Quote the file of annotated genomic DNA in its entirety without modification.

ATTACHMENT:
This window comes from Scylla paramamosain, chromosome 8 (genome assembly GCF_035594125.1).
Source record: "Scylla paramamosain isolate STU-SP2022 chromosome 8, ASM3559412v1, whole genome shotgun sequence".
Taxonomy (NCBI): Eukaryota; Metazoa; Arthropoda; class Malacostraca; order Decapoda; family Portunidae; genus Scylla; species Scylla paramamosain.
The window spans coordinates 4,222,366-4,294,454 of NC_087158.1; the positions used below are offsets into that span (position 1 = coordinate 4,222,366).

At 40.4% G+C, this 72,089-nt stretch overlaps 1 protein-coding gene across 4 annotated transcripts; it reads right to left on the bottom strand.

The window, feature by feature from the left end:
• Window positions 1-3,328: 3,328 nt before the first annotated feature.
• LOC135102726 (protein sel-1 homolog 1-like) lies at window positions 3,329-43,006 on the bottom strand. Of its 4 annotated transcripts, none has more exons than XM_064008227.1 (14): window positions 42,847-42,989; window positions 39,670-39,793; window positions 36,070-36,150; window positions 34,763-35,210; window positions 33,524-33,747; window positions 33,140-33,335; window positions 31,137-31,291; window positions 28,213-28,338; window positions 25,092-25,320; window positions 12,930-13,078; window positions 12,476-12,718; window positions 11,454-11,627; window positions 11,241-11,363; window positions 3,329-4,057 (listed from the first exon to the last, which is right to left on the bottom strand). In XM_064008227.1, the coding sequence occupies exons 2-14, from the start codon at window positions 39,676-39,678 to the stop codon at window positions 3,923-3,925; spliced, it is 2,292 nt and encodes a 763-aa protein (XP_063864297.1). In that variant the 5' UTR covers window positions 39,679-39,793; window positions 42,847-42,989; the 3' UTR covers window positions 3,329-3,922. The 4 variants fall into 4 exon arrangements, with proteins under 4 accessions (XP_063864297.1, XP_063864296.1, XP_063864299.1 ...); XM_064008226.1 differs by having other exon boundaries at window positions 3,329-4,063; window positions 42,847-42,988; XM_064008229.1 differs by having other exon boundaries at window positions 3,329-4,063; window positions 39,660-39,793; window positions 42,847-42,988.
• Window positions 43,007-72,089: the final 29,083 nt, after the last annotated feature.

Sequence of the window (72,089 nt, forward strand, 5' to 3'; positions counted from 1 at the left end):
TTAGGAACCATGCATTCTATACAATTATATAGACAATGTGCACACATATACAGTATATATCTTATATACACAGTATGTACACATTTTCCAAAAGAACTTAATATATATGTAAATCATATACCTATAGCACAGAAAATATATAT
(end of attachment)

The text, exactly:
This window comes from Scylla paramamosain, chromosome 8 (genome assembly GCF_035594125.1).
Source record: "Scylla paramamosain isolate STU-SP2022 chromosome 8, ASM3559412v1, whole genome shotgun sequence".
Taxonomy (NCBI): Eukaryota; Metazoa; Arthropoda; class Malacostraca; order Decapoda; family Portunidae; genus Scylla; species Scylla paramamosain.
The window spans coordinates 4,222,366-4,294,454 of NC_087158.1; the positions used below are offsets into that span (position 1 = coordinate 4,222,366).

At 40.4% G+C, this 72,089-nt stretch overlaps 1 protein-coding gene across 4 annotated transcripts; it reads right to left on the bottom strand.

The window, feature by feature from the left end:
• Window positions 1-3,328: 3,328 nt before the first annotated feature.
• LOC135102726 (protein sel-1 homolog 1-like) lies at window positions 3,329-43,006 on the bottom strand. Of its 4 annotated transcripts, none has more exons than XM_064008227.1 (14): window positions 42,847-42,989; window positions 39,670-39,793; window positions 36,070-36,150; window positions 34,763-35,210; window positions 33,524-33,747; window positions 33,140-33,335; window positions 31,137-31,291; window positions 28,213-28,338; window positions 25,092-25,320; window positions 12,930-13,078; window positions 12,476-12,718; window positions 11,454-11,627; window positions 11,241-11,363; window positions 3,329-4,057 (listed from the first exon to the last, which is right to left on the bottom strand). In XM_064008227.1, the coding sequence occupies exons 2-14, from the start codon at window positions 39,676-39,678 to the stop codon at window positions 3,923-3,925; spliced, it is 2,292 nt and encodes a 763-aa protein (XP_063864297.1). In that variant the 5' UTR covers window positions 39,679-39,793; window positions 42,847-42,989; the 3' UTR covers window positions 3,329-3,922. The 4 variants fall into 4 exon arrangements, with proteins under 4 accessions (XP_063864297.1, XP_063864296.1, XP_063864299.1 ...); XM_064008226.1 differs by having other exon boundaries at window positions 3,329-4,063; window positions 42,847-42,988; XM_064008229.1 differs by having other exon boundaries at window positions 3,329-4,063; window positions 39,660-39,793; window positions 42,847-42,988.
• Window positions 43,007-72,089: the final 29,083 nt, after the last annotated feature.

Sequence of the window (72,089 nt, forward strand, 5' to 3'; positions counted from 1 at the left end):
TTAGGAACCATGCATTCTATACAATTATATAGACAATGTGCACACATATACAGTATATATCTTATATACACAGTATGTACACATTTTCCAAAAGAACTTAATATATATGTAAATCATATACCTATAGCACAGAAAATATATAT